The program is new to Texas, Superintendent Paul Jones said. The district has until June 30 to decide whether or not it wants to participate. It is a five-year program, but the district could opt out after the first year if it did not work out as hoped.
If PISD stays with its current system, meals could cost 10 cents more next year.
Food is a big part of the federal funds for PISD, including $1.25 million in the national school lunch program, $500,000 for breakfast, $115,000 in USDA donated commodities, $40,000 for the summer feeding program and $24,510 for a fresh fruit and vegetable program at Justiss Elementary School.
New Hope Center of Paris is settling into its new home.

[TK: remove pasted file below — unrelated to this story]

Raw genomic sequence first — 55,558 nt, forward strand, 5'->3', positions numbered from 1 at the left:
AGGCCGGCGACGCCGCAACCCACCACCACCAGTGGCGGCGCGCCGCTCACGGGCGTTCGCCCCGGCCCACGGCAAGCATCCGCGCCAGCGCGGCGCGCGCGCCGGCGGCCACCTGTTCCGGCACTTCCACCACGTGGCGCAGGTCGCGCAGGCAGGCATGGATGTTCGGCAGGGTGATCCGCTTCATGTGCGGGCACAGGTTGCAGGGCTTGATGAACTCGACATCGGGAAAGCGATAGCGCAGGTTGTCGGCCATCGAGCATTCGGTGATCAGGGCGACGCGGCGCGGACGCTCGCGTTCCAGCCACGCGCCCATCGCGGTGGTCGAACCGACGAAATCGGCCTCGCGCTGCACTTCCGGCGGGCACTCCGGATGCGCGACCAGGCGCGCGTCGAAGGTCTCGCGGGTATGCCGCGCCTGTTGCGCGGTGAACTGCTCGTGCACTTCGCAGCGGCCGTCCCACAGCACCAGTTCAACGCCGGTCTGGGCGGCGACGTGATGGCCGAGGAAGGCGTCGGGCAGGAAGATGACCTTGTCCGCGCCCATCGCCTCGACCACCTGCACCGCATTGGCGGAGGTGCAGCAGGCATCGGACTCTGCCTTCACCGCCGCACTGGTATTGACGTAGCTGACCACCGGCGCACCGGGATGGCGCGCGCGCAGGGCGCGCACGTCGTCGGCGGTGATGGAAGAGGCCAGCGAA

“It was like a dream come true,” Executive Director Gay Ballew said. “When we walked in, we knew there a lot of work ahead of us, but we knew it would be phenomenal.”
The organization moved into its new office at 450 SW 4th St. about three weeks ago. An open house is scheduled for 10 a.m. to 6 p.m. April 29, including a ribbon cutting and Chamber of Commerce Live @ 5 event.
The former Department of Human Services building sat empty for more than a decade until the Ram Foundation purchased it for New Hope Center about a year ago and started renovations. The building had to be brought up to code, including handicap accessibility, sprinkler system, restrooms and alarms that will also alert the hearing and visually impaired.
“Nobody would realize where we’ve come from unless they’ve seen the old building,” Ballew said, referring to the former shelter at 777 Bonham St. “We actually have air and heat that work.”